“They wanted me to be their perfect little straight Christian boy […].”
In other words, they wanted Leelah to be a perfect, privileged, masculine exemplar of that very patriarchal society that Radical Feminism is ranged against.
And I really have to concede the Alcorns this much: why wouldn’t they want that? Being transgender is certainly not a comfortable position to hold in all but the most liberal of societies – which does not include vast swathes of America (as my friend in the Bible Belt could testify, who could probably sort out all of her social woes if she was able to embrace her patriarchal “birthright”). Moreover, it is practically instinct for a parent to wish to protect their child, though one could certainly wish they would do so with more considered thought. Seeing Leelah, in their view, wishing to forfeit the tremendous social privilege of being a straight, cisgendered white man, as well as putting herself outside the pale of their church, was no doubt akin to seeing their child already committing a form of self-harm and suicide, and the Alcorns acted as well as they knew how to prevent that. They were catastrophically wrong.
But to those who think there is still any point in threatening them, perhaps it is as well to put their post-tragedy position into perspective. Leelah’s parents, probably acting in good conscience to save their child from shame, sin, and damnation, have instead seen her die by her own hand, cursing her parents (arguably in violation of the Ten Commandments), and unapologetic to the last for her transgender identity. They did everything they felt that God wanted of them, and their reward was (in their theology) to see their child condemned to Hell. What could anyone possibly do or say to them that could be worse than believing that? One can only hope their long-term reflections on the tragedy might lead to them developing a more flexible philosophy, if only for the sake of their own mental well-being.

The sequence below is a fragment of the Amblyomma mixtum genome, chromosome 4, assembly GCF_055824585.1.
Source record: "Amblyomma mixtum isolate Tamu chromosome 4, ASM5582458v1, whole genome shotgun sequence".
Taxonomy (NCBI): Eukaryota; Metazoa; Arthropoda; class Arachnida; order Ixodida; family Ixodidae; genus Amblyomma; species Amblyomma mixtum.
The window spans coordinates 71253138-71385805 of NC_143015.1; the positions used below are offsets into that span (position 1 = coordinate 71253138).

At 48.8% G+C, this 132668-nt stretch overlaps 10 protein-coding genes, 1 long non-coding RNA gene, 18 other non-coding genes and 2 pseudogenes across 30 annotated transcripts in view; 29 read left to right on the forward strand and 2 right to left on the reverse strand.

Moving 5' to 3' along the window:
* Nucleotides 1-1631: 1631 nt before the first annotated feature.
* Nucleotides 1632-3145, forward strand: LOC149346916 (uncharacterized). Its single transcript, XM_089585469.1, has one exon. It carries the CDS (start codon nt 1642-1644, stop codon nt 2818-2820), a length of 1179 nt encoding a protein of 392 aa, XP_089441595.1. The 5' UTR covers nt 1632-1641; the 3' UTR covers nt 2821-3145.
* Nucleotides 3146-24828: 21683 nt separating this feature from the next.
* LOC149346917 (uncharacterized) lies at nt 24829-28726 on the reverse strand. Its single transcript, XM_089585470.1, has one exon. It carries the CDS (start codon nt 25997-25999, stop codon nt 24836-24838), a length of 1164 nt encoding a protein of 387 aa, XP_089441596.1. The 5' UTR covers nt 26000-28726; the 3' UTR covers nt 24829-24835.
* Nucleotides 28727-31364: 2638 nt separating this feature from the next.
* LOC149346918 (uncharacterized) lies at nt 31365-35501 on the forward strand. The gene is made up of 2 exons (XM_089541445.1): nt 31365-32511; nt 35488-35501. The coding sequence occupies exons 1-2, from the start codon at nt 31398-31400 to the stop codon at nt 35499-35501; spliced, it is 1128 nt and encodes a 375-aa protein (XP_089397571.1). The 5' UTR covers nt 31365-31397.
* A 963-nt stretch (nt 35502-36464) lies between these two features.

Moreover, Leelah herself – a creative, intelligent young woman of great potential – deserves so much better than to be remembered only as a tragic death statistic. To quote, in closing, Sady Doyle at In These Times:
She was a writer, and a good one; she could pack complicated ideas into conversational prose without sacrificing either integrity or impact. She had the ability—even under adverse circumstances, even while enduring great personal agony—to craft incisive and compelling critiques of the society in which she lived and how its institutions had failed her. She was also an artist, and a working one: She had a job drawing caricatures at an amusement park. It wasn’t a glamorous start, but it was a start, and she could have—probably would have—done much more. […]
It’s important not to glamorize suicide by casting those who’ve died as tragic heroines or to send the message that killing yourself is a way to make people appreciate you. Leelah Alcorn was infinitely valuable to the planet, for reasons other than the circumstances of her death; she would have had more impact if she had lived longer. Had she lived, we might have remembered her for so much more: for her art, for her writing, for her advocacy, for her memoir about growing up in a repressive family or her Congressional campaign. We should have met her differently. But one only hopes some of the young trans women out there are seeing that the world valued her voice, and that she had the tools to make herself heard and find her community before her parents took them away from her—and that they’ll start using those tools for all they’re worth, and find the support and strength they need to survive. Those girls are necessary to the world. We need to meet them, too.